Simple Evaluation of Wound Healing Activity of Polyherbal Formulation of Roots of Ageratum conyzoides Linn

 

Jain Sachin*, Gandhi Sanyam, Jain Neetesh, Tiwari A, Balekar N and Jain D K

College of Pharmacy, IPS Academy, Rajendra Nagar, Indore (M.P.)

  

ABSTRACT

The present study was aim to investigate the possible effect of Ageratum conyzoides root extract on wound healing and is also include a comparable study of effect of polyherbal formulation containing Ageratum conyzoides, Ficus religiosa, Curcuma longa and Tamarindus indica, on wound healing process with respect to intact plant formulation through topical route. The wound healing property of Ageratum conyzoides appears to be due to the presence of its active principles, which accelerates the healing process and confers breaking strength to the healed wound. Further, wound healing activity by polyherbal formulation was found to be better than ageratum treated groups in rat. It may be attributed to the synergistic action of ageratum constituent and the constituent of other plants present in the polyherbal formulation.

 

KEY WORDS: Ageratum conyzoides, Wound Healing

 

 

INTRODUCTION:

A wound may be defined as a break in the epithelial integrity of the skin or may also be defined as a loss or breaking of cellular and anatomic or functional continuity of living tissue.1 Wound healing studies are mainly aim to detect various means and factor influencing healing process, so they could be either used or avoid in clinical practice to favorably alter the healing process.2

 

Although many indigenous tribes around the world have long suspected that this ubiquitous, annual, herbaceous plant might have medicinal wound healing properties, it has not really got the attention of orthodox medical practitioners as a potential source of a healing agent which may prove to be useful in the treatment of wounds.3

 

ageratum conyzoides belonging to Asteraceae is a common weed found everywhere in India and commonly known as goat weed, white weed, in various parts of India. The leaves are applied to the wounds act as septic and heel them quickly. The juice of the fresh plant and extract of dried plant are used to cure allergic rhinitis and sinusitis.4

 

Ficus religiosa belonging to Moraceae is a large deciduous tree with few or no arial roots, often epireptic. it is found throughout India, wild as well as cultivated and commonly known sacred fig, pippal, pippalah etc. Bark, leaves, tender shoots, fruits, seeds and latex are used medicinally and are generally propagated by seeds and vegetative methods.5

 

Curcuma longa belonging to zingiberaceae is a tufty perennial herb about 1 m. high. Rhizomes are thick, much branched, and golden-yellow in colour. Rhizome has anti-inflammatory and cholinergic properties. Also used as a pultice for wounds to avoid their cicatrisation.6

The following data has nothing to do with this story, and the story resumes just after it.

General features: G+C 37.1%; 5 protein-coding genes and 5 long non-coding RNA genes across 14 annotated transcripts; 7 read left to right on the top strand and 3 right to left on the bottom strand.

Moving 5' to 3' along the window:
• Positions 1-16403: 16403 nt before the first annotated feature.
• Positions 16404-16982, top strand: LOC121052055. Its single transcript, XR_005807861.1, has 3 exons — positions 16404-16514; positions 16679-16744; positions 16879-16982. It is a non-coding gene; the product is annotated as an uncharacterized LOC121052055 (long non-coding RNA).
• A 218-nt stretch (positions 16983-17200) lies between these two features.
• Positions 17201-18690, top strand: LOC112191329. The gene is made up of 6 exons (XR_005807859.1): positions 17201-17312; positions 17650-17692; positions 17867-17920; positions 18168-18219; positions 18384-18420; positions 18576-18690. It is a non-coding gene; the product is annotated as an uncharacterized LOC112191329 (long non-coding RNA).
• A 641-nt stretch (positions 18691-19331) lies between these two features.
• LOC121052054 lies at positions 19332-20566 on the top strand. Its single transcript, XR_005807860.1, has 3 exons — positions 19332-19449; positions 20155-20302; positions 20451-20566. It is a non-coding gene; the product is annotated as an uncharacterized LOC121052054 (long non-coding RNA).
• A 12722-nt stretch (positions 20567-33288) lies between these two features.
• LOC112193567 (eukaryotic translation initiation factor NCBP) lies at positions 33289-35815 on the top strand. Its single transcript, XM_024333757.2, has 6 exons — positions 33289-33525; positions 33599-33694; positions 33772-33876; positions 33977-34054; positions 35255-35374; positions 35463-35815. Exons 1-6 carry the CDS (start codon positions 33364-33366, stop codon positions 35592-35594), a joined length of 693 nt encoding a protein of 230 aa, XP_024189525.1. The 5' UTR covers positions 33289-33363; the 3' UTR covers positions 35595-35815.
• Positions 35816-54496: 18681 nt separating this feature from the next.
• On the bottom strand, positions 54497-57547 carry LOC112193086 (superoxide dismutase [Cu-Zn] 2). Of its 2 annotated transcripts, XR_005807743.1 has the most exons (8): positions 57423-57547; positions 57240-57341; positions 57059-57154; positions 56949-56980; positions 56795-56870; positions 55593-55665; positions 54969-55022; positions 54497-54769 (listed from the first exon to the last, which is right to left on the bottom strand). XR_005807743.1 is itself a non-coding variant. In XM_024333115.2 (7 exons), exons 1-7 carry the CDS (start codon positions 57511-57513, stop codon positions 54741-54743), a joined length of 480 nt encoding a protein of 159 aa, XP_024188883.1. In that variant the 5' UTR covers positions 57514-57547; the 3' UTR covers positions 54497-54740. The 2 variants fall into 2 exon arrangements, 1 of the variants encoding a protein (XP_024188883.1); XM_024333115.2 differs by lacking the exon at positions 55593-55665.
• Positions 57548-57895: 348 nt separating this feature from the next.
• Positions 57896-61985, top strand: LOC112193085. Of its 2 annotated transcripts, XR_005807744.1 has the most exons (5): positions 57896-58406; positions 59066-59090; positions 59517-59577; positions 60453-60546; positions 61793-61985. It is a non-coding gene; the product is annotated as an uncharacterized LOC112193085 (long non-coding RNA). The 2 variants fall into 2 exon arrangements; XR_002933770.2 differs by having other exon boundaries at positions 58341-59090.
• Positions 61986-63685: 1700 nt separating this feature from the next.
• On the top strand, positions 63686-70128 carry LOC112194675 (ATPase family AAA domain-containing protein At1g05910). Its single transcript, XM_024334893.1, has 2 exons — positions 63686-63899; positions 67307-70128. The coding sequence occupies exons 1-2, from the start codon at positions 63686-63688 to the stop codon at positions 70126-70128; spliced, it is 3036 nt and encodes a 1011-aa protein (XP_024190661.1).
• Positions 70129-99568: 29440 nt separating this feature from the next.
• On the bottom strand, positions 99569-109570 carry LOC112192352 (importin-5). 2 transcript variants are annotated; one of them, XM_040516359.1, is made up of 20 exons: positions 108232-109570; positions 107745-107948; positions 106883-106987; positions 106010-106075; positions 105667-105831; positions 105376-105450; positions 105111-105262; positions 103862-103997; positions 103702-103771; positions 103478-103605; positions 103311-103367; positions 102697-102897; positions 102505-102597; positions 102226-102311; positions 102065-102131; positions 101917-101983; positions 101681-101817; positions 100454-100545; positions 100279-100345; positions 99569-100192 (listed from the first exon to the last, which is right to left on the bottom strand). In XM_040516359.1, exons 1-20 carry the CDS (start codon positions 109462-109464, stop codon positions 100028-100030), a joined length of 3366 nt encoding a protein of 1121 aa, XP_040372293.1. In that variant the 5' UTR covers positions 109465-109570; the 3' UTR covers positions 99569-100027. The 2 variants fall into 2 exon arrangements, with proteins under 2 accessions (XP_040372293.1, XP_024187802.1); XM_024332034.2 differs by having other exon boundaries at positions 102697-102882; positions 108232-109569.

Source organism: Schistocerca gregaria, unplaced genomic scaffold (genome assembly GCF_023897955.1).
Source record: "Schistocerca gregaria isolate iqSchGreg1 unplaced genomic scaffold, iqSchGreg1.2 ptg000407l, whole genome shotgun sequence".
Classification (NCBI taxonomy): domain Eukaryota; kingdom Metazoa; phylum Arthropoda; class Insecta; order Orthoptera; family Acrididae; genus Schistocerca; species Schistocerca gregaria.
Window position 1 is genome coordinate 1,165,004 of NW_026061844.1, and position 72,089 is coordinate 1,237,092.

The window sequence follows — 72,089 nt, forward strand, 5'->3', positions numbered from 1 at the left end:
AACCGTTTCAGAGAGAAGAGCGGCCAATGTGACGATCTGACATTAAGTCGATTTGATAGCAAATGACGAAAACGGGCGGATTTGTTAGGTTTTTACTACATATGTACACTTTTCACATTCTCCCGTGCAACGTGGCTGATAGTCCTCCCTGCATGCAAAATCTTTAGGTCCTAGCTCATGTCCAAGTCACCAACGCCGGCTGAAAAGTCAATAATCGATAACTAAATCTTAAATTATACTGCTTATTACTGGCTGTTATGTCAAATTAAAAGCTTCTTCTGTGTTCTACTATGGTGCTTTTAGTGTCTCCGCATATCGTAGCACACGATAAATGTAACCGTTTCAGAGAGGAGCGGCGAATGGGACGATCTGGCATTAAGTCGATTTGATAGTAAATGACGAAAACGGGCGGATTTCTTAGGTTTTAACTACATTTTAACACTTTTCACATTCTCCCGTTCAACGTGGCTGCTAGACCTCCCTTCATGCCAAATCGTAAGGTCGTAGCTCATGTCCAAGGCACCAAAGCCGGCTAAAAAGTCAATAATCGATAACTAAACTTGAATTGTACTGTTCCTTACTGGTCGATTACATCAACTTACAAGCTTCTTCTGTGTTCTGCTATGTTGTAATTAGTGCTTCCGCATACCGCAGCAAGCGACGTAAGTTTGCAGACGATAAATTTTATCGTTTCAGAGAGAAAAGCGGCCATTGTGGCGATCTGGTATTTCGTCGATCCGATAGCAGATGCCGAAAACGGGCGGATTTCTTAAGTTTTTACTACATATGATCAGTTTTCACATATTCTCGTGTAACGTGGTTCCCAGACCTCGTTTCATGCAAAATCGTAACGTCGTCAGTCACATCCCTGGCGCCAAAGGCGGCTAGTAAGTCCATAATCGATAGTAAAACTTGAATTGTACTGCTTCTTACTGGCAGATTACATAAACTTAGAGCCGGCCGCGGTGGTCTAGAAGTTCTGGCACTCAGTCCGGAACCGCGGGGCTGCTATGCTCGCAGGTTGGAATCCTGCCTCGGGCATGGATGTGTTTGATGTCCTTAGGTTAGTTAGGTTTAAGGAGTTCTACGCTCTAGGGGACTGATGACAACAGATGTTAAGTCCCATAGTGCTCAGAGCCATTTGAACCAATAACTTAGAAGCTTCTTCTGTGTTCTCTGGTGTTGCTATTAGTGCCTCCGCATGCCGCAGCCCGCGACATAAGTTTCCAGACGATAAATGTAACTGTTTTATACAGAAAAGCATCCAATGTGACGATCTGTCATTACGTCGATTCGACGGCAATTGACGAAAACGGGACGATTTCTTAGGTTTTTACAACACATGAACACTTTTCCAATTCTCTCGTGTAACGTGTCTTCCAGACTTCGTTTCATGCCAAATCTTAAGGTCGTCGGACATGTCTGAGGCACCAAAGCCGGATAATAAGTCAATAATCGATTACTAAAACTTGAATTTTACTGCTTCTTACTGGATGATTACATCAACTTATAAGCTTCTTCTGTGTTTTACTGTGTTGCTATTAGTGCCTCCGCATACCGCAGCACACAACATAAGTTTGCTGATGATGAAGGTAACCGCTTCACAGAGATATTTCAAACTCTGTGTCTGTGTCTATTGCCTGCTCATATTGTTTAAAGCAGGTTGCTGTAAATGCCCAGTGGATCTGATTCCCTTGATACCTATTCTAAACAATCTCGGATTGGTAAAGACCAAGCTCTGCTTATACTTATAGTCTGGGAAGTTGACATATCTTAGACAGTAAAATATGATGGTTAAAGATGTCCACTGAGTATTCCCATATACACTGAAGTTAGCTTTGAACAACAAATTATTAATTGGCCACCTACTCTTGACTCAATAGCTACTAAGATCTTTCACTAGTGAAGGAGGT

Tamarindus indica belonging to caesalpiniaceae is a large evergreen tree up to 30m high with dark grey bark having longitudinal fissures and deep cracks. Root bark is astringent, constipating, emmenagogue and tonic. Leaves are anti fungal anti-inflammatory, anthelmatic and diuretic.7

 

MATERIALS AND METHODS:

The plants were selected on the bases of their antimicrobial activities and wide medicinal uses in the traditional literatures. The ease of availability of plant is also taken into consideration during selection. Roots of Ageratum conyzoides (Ageratum), rhizomes of Curcuma longa (Turmeric), stem-bark of Ficus religiosa (Peepal) and leaves of Tamarindus indica (Tamarind) were collected and authenticated by the College of Pharmacy IPS Academy Indore. (M. P.)

 

 

TABLE-I: Chemical Tests

S. No.

Chemical test

A. conyzoides

C. longa

F. religiosa

T. indica

1.

Alkaloids

+

-

-

-

2.

Carbohydrates

-

-

-

-

3.

Proteins and Amino acids

-

-

-

-

4.

Steroids

-

-

-

-

5.

Terpenoids (Carotenoids)

+

+

-

-

6.

Saponins

+

-

+

-

7.

Glycosides

+

-

-

+

8.

Phenolic compounds (Flavanoids)

-

-

-

+

9.

Tannins

+

-

-

-

* + = Present,      - = Absent

 

TABLE-II Effect of Topical Application of root extract of A. conyzoides and Polyherbal Formulation on Excision Wound Model

Area of wound closure (sq mm ± S.E.M)

Groups (n)

4th day

8th day

12th day

16th day

Epithelization period (Days)

I Control

395.45±1.52

(20.91%)

318.14±0.63

(36.42%)

176.10±0.69

(64.78%)

124.30±0.60

(75.14%)

22.27±0.67

II Standard

262.30±0.60

(47.54%)

168.10±0.67

(66.38%)

34.20±0.65

(93.21%)

00

(100%)

14.20±0.69

III TEST-I

341.33±0.65*

(31.74%)

245.81±0.68*